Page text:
Even before the country is ready for 5G services, the high-speed fiber in every corner of the country, the talks of PM-WANI are rife in the crowds roaming the streets of the pandemic-stricken country. However, as the news of the PM-WANI scheme fills the columns of many newspapers and websites, there is another project of the government which has been in the headlines for some of the wrong reasons, and that project is BharatNet. The Department of Telecommunications (DoT) launched the BharatNet project with an ambitious target of connecting 2.5 lakh panchayats all over the country, connecting 6 lakh villages, but this project has been targeted by the Comptroller and Auditor General of India for its modest lack of quality.
CAG Slams CSC On Poor Implementation of BharatNet
The highest financial office in the country, which audits the expenses of the government, CAG, has dealt a blow to DoT and CSC both with regards to the poor service, the slow rollout, and multiple issues which have plagued the BharatNet project. To recall, the BharatNet project was slated to be completed by 2019, but by then, only a handful of panchayats had been connected.
Not only this but the stakeholder responsible for the rollout of BharatNet in the villages and ensuring last-mile connectivity was the CSC, which was also issued Rs 386.42 crore and 116.50 crores between 2019 and 2020, in addition to the funding ensured originally to the project. Despite this, problems went awry between VLE (Village Level Entrepreneurs) and BBNL, who is responsible for providing equipment to the VLEs and Digital Seva Kendras. These VLEs have been given the job of extending the internet to the last mile in the villages. It is worth noting that the structure of the stakeholders in this project is quite complex as BharatNet also draws funds from the USOF or the Univeral Service Obligation Fund. In its report, as per ET Telecom, CAG also remarked that USOF is only relying on the data provided by the CSC and has no capability to slap fine on CSC.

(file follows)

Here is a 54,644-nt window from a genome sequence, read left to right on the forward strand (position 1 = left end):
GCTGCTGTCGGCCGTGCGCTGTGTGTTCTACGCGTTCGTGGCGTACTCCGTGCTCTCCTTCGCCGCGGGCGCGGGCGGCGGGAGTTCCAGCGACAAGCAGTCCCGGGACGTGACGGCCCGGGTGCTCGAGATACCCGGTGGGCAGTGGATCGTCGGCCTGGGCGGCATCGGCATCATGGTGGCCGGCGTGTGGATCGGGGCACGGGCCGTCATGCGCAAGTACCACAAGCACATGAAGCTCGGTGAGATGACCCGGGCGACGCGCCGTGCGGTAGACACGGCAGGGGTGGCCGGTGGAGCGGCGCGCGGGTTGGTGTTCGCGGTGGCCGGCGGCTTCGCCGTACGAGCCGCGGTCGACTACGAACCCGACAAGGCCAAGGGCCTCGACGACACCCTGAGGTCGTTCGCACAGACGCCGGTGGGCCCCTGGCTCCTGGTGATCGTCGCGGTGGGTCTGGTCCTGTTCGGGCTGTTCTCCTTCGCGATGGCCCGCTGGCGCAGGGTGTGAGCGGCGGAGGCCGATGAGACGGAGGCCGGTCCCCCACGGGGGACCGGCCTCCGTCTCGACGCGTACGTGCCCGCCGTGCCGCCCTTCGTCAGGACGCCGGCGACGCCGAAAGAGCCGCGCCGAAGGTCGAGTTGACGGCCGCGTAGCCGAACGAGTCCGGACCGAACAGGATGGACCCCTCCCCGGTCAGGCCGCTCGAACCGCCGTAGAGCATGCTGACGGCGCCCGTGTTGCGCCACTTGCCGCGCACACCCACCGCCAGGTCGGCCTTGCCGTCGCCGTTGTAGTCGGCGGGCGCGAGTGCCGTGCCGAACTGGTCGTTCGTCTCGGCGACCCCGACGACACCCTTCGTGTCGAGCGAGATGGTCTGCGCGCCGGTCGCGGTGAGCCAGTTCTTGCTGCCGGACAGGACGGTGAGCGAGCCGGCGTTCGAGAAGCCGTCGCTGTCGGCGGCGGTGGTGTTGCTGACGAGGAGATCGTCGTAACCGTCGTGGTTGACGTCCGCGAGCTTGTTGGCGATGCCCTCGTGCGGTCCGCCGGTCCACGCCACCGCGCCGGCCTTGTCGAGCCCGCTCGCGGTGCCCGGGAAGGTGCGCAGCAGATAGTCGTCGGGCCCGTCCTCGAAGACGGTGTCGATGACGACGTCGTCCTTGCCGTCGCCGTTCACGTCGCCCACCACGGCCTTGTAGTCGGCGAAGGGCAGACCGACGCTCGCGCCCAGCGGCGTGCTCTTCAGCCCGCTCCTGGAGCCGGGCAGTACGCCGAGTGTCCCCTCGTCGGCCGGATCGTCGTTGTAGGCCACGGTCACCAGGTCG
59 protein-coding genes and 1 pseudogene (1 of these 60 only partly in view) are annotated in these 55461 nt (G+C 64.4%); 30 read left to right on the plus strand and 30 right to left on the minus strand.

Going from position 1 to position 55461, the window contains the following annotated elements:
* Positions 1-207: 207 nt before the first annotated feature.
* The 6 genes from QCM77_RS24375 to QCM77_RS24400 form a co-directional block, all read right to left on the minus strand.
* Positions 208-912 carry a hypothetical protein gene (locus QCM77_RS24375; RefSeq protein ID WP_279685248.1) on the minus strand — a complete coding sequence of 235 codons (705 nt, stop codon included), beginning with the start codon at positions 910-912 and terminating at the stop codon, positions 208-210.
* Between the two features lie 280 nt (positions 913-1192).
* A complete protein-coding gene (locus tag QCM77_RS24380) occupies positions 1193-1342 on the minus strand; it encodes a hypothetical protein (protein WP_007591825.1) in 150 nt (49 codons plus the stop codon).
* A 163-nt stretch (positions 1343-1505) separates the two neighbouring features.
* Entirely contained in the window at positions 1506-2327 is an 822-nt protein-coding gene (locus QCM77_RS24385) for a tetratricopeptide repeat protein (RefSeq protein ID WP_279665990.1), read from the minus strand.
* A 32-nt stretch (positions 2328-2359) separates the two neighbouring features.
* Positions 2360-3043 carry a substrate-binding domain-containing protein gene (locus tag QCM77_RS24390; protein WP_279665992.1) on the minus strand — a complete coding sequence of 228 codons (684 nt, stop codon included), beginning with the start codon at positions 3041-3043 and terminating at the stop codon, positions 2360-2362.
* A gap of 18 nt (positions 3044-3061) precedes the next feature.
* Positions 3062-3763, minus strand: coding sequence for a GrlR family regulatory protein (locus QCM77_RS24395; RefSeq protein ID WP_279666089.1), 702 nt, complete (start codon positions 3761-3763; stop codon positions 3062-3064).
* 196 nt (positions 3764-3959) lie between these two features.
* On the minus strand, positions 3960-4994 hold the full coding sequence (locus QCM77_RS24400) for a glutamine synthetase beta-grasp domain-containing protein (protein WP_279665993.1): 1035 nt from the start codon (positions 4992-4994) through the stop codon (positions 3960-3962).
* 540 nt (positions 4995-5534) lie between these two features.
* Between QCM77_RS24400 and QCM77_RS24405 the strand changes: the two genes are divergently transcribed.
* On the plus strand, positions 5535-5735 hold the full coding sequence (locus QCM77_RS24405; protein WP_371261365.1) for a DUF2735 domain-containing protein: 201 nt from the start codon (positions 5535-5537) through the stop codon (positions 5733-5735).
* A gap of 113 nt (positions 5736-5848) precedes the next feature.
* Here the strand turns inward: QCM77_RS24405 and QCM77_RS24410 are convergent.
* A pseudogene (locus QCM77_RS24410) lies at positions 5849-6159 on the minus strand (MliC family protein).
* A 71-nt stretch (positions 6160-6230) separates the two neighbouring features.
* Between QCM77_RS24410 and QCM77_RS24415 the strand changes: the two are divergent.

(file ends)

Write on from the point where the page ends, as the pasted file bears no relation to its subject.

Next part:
Present Deadline Also Not Quite Optimistic
Not only this, but the CSCs have been found to be unable to supply 10 Mbps of speed to the village panchayats. With the present scenario, the dream of the government to have a robust public-private partnership on top of a high-speed broadband network running through most villages of the country seems to be in grave danger. Even with the latest developments, the August 2021 deadline for the BharatNet project seems to be far fetched.
However, the dangers are not just limited to the lack of connectivity in village panchayats, but the fear of administrative inefficiencies, lacklustre implementation of SPVs, mainly BBNL in this regard, and other discrepancies may creep into another project of PM-WANI. Hence, there is the danger that what has happened in the 6 lakh villages might be repeated in the urban streets as a failed public Wi-Fi hotspot scheme with abysmal infrastructure and poor speeds might deny the interest of private investments in these projects and might also create a whirlpool of data users who rely on freebies too often. Not only this, but the current discrepancies might translate into lapses of security and privacy in the networks that are meant to be deployed in cities under PM-WANI and in villages under BharatNet.